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Research Papers

Use of Seismic Analyses for the Wind Energy Industry

[+] Author and Article Information
Weifei Hu

Mem. ASME
Department of Earth and Atmospheric Sciences,
Cornell University,
Bradfield Hall 1010,
306 Tower Road,
Ithaca, NY 14853
e-mail: wh348@cornell.edu

S. C. Pryor

Department of Earth and Atmospheric Sciences,
Cornell University,
Bradfield Hall 1117,
306 Tower Road,
Ithaca, NY 14853
e-mail: sp2279@cornell.edu

Frederick Letson

Department of Earth and Atmospheric Sciences,
Cornell University,
Bradfield Hall 1010,
306 Tower Road,
Ithaca, NY 14853
e-mail: fl368@cornell.edu

R. J. Barthelmie

Sibley School of Mechanical and
Aerospace Engineering,
Cornell University,
Upson Hall 313,
124 Hoy Road,
Ithaca, NY 14853
e-mail: rb737@cornell.edu

1Corresponding authors.

Contributed by the Solar Energy Division of ASME for publication in the JOURNAL OF SOLAR ENERGY ENGINEERING: INCLUDING WIND ENERGY AND BUILDING ENERGY CONSERVATION. Manuscript received March 8, 2017; final manuscript received June 21, 2017; published online July 27, 2017. Assoc. Editor: Yves Gagnon.

J. Sol. Energy Eng 139(5), 051007 (Jul 27, 2017) (8 pages) Paper No: SOL-17-1079; doi: 10.1115/1.4037218 History: Received March 08, 2017; Revised June 21, 2017

This paper proposes new seismic-based methods for use in the wind energy industry with a focus on wind turbine condition monitoring. Fourteen Streckeisen STS-2 Broadband seismometers and two three-dimensional (3D) sonic anemometers are deployed in/near an operating wind farm to collect the data used in these proof-of-principle analyses. The interquartile mean (IQM) value of power spectral density (PSD) of the seismic components in 10 min time series is used to characterize the spectral signatures (i.e., frequencies with enhanced variance) in ground vibrations deriving from vibrations of wind turbine subassemblies. A power spectral envelope approach is taken in which the probability density function (PDF) of seismic PSD is developed using seismic data collected under normal turbine operation. These power spectral envelopes clearly show the energy distribution of wind-turbine-induced ground vibrations over a wide frequency range. Singular PSD lying outside the power spectral envelopes can be easily identified and is used herein along with supervisory control and data acquisition (SCADA) data to diagnose the associated suboptimal turbine operating conditions. Illustrative examples are given herein for periods with yaw misalignment and excess tower acceleration. It is additionally shown that there is a strong association between drivetrain acceleration and seismic spectral power in a frequency band of 2.5–12.5 Hz. The long-term goal of the research is development of seismic-based condition monitoring (SBCM) for wind turbines. The primary advantages of SBCM are that the approach is low-cost, noninvasive, and versatile (i.e., one seismic sensor monitoring multiple turbine components).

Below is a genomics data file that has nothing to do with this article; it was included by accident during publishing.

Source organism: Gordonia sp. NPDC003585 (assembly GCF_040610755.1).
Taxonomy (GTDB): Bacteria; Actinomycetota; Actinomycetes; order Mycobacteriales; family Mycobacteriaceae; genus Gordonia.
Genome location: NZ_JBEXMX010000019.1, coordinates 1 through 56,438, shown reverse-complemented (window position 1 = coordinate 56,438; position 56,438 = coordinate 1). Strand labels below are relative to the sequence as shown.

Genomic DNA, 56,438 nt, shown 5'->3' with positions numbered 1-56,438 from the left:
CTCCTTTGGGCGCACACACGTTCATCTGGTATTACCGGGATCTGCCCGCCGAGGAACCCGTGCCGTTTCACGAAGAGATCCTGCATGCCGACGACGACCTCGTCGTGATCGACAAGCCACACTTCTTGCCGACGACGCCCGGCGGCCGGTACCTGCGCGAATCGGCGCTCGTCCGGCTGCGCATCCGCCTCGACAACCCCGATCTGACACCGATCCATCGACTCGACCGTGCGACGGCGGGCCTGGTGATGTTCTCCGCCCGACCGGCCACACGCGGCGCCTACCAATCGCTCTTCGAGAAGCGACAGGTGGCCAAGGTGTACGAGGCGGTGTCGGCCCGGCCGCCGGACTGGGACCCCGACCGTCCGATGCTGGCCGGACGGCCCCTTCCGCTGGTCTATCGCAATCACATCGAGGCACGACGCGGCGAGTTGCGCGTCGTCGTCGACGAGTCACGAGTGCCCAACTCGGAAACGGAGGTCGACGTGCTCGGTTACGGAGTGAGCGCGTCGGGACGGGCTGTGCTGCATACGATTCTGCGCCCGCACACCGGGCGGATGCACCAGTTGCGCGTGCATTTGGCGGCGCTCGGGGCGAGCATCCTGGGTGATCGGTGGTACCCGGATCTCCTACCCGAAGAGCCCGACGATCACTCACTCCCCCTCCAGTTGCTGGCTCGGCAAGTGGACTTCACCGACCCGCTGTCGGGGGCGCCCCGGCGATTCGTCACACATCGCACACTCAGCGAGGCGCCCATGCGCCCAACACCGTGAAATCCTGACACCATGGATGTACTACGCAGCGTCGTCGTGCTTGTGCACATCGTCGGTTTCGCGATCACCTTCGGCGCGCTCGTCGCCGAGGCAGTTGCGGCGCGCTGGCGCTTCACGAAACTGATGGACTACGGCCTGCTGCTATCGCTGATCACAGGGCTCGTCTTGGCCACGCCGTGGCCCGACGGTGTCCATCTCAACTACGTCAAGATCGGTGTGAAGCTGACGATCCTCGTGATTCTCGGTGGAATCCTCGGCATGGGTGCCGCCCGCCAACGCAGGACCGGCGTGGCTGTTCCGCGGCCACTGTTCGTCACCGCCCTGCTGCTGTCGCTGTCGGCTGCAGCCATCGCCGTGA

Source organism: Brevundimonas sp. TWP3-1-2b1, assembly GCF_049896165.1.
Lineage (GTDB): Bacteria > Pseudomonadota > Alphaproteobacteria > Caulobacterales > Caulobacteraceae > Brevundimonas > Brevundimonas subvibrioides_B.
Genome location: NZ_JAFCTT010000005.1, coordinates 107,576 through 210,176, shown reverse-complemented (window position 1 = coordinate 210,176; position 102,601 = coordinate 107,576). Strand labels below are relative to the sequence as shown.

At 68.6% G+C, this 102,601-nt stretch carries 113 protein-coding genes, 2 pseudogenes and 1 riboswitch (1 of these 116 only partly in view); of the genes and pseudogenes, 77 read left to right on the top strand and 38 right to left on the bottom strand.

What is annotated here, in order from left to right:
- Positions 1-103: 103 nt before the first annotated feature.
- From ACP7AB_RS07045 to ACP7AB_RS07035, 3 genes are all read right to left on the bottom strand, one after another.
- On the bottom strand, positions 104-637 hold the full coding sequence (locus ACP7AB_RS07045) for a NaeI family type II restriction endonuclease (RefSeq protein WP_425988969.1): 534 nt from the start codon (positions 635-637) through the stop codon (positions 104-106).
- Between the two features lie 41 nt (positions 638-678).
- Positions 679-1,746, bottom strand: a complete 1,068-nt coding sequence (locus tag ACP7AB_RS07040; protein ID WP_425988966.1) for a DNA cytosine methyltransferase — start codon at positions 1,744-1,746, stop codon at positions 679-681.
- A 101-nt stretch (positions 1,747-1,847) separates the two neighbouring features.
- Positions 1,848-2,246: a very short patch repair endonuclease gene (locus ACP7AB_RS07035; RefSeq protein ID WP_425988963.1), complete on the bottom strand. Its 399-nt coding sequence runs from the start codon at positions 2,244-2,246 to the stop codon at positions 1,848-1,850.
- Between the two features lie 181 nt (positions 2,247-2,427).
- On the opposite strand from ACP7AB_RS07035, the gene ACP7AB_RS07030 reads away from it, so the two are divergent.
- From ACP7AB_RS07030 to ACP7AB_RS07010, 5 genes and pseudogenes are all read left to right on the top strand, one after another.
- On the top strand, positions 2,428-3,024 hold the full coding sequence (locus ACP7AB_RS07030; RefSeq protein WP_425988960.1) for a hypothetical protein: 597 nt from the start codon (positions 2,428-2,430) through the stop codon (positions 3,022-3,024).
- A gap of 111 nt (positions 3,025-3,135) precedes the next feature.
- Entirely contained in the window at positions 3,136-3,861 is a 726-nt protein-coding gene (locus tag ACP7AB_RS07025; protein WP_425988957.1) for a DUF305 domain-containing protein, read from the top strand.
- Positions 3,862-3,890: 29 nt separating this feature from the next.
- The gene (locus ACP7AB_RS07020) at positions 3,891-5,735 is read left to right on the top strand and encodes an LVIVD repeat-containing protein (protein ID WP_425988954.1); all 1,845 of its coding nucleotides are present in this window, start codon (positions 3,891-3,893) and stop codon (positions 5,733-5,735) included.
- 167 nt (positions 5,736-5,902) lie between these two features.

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Figures

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Fig. 1

Annual failure frequency and downtime per failure ofdifferent onshore wind turbine subassemblies [10,11]. * denotes turbine components expected to produce a vibrational signature that can be detected using seismometers. WMEP and LWK shown in the legend refer to two wind turbine reliability studies: the Scientific Measurement and Evaluation Programme (WMEP) [10] and the Schleswig–Holstein LandWirtschaftsKammer (LWK) [11].

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Fig. 2

A photograph of a Streckeisen STS-2 broadband seismometer (photograph reproduced courtesy of the Incorporated Research Institutions for Seismology (IRIS) Portable Array Seismic Studies of the Continental Lithosphere (PASSCAL) Instrument Center).

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Fig. 3

A photograph of a vaulted seismic station

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Fig. 4

A sample 10 min period of wind speeds from a sonic anemometer at hub-height, seismic signals (HNZ, HNN, and HNE) collected by (a) SS1 at the base of WT1 and (b) BSS1. Note the change of scale in the second to fourth panels in (a) and (b).

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Fig. 5

Mean, median, IQM, and lower and upper bound of 95% confidence interval of PSD of HNE collected by (a) SS2, (b) SS3, and (c) SS4 at the base of WT2 for V10 ≈ 10 m s−1. Note the median and IQM PSD overlap and thus are not differentiable in the panels above.

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Fig. 6

IQM of PSD of HNZ, HNN, and HNE collected by (a) SS2, (b) SS3, and (c) SS4, at the base of WT2 for V10 ≈ 12 m s−1

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Fig. 7

IQM of PSD of HNN collected by (a) SS2, (b) SS3, and (c) SS4, at the base of WT2 under different 10 min mean hub-height wind speeds (V10)

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Fig. 8

Spectral envelope of PSD of HNZ, under all wind speeds, collected by (a) SS2, (b) SS3, (c) SS4 at the base of WT2, (d) BSS1, and (e) BSS2

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Fig. 9

IQM of PSD of HNE collected by (a) SS1 at the base of WT1, (b) SS5 at the base of WT3, (c) BSS1, and (d) BSS2 for V10 ≈ 8 m s−1 under different “yaw misalignments”

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Fig. 10

Spectral envelope of PSD of HNZ collected by (a) SS1 at the base of WT1, (b) SS5 at the base of WT3, (c) BSS1, and (d) BSS2 for V10 ≈ 8 m s−1

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Fig. 11

Scatterplot and polynomial fit of the relationship between drivetrain acceleration and ISPSD over f ∼ 2.5–12.5 Hz of HNZ collected by (a) SS1 at the base of WT1, (b) SS5 at the base of WT3, (c) BSS1, and (d) BSS2

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